'American Idol': Gives back, the Cowell view
After five and a half seasons, the "American Idol" juggernaut has, like a devourer of planets, reshaped a battered television landscape in its image. The show has taken the oldest of talent competition saws – the singing contest – and turned it into a national obsession.
This week, "American Idol" takes reality TV into its most foreign and unlikely terrain yet – charity. For two straight nights, it will turn its stage over to messages of hope and compassion as it attempts to turbo-charge its run-of-the-mill extravaganza proportions in the name of helping the poor and suffering of the world for a two night event called "Idol Gives Back."
But fear not that the epic competition is about to scale itself back into a PBS-pledge drive - earnest pleas before the volunteer phone ban cutting to heart-rending video of children with distended bellies delievered in amateurish zero-production value segments. This, after all, is American Idol and charity will come to it, not vice versa.
"I think our main thing," said Idol cornerstone, Judge Simon Cowell in a telephone interview, "is to make sure that for anybody who is a fan of American Idol, that they don’t feel too uncomfortable and most importantly they enjoy the event as an entertainment show. That is the number one priority because if we fail on that, this has all been a waste of time."
Not strictly a telethon, per se, Tuesday night’s IGB will attempt to harness "Idol’s" enormous voting machine (over 38 million cast on last week’s show) as a trigger for sponsored giving. As explained on the show’s website, after Tuesday’s performance show, “Each time you call, sponsors will make a donation to Charity Projects Entertainment Fund to help children and young people in the USA and Africa.” Wednesday night will combine Idol’s standard results show with performances from guest stars, with pleas for donations to the fund. The hope is that by creating a spectacle beyond even the normal absurdly spectacular Idol standards, the show might lure in the handful of Americans who do not already watch and entice them to charity no less. Committed performers include Sacha Baron Cohen, Gwen Stefani, Pink, Josh Grobin, Michael Buble, Annie Lennox and Bono and the return to the Idol stage of the original winner Kelly Clarkson. In addition, the show is hyping a secret mystery duet as the highlight of the night.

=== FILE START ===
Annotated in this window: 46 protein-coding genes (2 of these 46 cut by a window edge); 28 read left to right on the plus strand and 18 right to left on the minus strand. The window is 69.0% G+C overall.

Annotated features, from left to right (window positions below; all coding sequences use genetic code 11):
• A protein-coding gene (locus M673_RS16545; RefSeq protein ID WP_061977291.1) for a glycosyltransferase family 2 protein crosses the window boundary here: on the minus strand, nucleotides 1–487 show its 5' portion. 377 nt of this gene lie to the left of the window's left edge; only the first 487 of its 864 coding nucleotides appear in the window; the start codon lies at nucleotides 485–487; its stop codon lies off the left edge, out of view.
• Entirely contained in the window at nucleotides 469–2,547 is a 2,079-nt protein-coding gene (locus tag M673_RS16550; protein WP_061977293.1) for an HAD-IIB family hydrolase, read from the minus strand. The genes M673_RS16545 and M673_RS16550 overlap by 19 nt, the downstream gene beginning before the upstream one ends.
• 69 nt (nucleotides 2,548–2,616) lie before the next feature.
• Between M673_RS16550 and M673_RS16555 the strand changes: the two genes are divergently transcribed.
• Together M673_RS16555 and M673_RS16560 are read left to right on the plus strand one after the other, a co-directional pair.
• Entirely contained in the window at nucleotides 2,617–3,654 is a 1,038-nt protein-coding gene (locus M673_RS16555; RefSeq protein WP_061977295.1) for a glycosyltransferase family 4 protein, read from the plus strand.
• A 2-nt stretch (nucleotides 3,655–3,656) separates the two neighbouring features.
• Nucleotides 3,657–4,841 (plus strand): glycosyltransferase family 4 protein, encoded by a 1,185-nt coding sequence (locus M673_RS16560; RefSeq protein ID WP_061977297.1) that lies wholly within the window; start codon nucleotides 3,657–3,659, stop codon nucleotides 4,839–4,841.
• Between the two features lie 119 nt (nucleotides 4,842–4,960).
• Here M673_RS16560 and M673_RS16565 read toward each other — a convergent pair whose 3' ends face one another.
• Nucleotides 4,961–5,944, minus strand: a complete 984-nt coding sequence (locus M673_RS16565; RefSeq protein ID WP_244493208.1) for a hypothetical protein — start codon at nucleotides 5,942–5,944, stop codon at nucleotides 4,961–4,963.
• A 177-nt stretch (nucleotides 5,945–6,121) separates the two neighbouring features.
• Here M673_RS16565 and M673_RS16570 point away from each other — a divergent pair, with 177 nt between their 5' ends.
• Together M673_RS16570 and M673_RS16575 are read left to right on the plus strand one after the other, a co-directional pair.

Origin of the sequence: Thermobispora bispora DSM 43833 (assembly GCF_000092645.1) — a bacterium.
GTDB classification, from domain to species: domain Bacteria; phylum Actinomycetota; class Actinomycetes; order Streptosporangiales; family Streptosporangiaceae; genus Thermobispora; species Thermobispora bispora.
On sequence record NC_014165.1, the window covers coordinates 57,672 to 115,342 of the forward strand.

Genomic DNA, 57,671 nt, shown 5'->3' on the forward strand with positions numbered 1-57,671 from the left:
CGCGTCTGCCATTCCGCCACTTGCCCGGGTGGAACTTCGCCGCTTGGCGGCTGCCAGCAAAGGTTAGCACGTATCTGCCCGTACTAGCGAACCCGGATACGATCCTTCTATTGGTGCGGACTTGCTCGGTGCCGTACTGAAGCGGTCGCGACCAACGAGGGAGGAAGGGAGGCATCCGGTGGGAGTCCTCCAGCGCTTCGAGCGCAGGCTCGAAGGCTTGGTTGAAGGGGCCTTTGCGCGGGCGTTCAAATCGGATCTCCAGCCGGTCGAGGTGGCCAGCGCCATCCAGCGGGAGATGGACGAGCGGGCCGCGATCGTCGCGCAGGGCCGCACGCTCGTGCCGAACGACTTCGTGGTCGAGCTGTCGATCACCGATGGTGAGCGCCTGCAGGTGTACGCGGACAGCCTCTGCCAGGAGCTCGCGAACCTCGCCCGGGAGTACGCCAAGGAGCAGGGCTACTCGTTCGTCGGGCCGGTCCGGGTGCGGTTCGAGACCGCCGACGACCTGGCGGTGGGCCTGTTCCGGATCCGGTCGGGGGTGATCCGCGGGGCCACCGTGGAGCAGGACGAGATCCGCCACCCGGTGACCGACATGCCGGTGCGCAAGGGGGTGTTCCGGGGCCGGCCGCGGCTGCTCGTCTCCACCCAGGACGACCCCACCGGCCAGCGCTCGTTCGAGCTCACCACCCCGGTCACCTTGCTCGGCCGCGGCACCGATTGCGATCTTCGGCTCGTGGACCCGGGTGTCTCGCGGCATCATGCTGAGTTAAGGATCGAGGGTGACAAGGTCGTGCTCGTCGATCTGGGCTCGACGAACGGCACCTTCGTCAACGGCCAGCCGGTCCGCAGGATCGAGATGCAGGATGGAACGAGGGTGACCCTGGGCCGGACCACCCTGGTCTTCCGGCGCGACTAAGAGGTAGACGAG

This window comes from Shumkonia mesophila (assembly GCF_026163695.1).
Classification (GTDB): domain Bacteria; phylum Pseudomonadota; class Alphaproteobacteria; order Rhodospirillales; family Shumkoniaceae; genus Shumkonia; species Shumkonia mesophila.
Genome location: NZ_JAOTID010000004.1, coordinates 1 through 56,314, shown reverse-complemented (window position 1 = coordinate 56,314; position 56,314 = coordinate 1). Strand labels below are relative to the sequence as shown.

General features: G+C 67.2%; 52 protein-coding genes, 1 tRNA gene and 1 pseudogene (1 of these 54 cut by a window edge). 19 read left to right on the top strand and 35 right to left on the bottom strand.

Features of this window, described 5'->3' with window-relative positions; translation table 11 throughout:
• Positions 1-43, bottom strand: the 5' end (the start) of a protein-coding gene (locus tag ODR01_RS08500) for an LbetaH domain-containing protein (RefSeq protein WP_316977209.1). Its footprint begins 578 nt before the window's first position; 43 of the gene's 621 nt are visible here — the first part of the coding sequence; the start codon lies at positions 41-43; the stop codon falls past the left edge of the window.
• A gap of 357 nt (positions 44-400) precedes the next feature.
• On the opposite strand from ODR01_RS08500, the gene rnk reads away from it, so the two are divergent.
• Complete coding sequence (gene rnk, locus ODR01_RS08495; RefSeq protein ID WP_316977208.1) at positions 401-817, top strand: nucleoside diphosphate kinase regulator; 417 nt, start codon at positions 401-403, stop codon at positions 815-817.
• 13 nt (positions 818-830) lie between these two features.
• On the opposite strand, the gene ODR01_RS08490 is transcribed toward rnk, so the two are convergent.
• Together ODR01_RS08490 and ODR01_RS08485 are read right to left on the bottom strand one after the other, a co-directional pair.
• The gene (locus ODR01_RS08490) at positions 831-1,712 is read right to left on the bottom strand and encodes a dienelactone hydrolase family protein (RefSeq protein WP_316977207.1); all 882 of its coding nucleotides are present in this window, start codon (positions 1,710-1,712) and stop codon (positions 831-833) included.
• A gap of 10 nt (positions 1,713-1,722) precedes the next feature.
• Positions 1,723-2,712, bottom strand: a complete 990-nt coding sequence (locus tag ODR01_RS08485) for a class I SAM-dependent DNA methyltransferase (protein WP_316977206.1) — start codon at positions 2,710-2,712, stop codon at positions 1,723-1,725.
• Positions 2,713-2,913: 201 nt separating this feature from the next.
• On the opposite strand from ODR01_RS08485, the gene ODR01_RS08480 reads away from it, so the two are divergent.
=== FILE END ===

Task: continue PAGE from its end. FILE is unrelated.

Cowell, agreed that for a show built around a brutal Darwinian race to the top of the entertainment pyramid, charity and compassion might be an awkward pairing, “That’s a very good question. We’ll find out whether it does fit. I think the most important thing for anybody watching the show over the two days is that they will be seeing a much, much bigger entertainment show than they would normally be watching in that particular week.”
Cowell’s involvement with the show began with a conversation with British writer (Blackadder, Mr. Bean), director (“Love Actually”) and impresario Richard Curtis. “He was behind Live Aid and he does a massive charity thing in the UK called Comic Relief.” Cowell recalls “I mean, they’ve generated hundreds of millions of dollars. And he’s been looking to see how he could launch the charity in the United States and thought American Idol would be an obvious way of doing it. My only proviso was that if we were going to do it, that we were going to have to give at least 50 percent of the money to American charities.”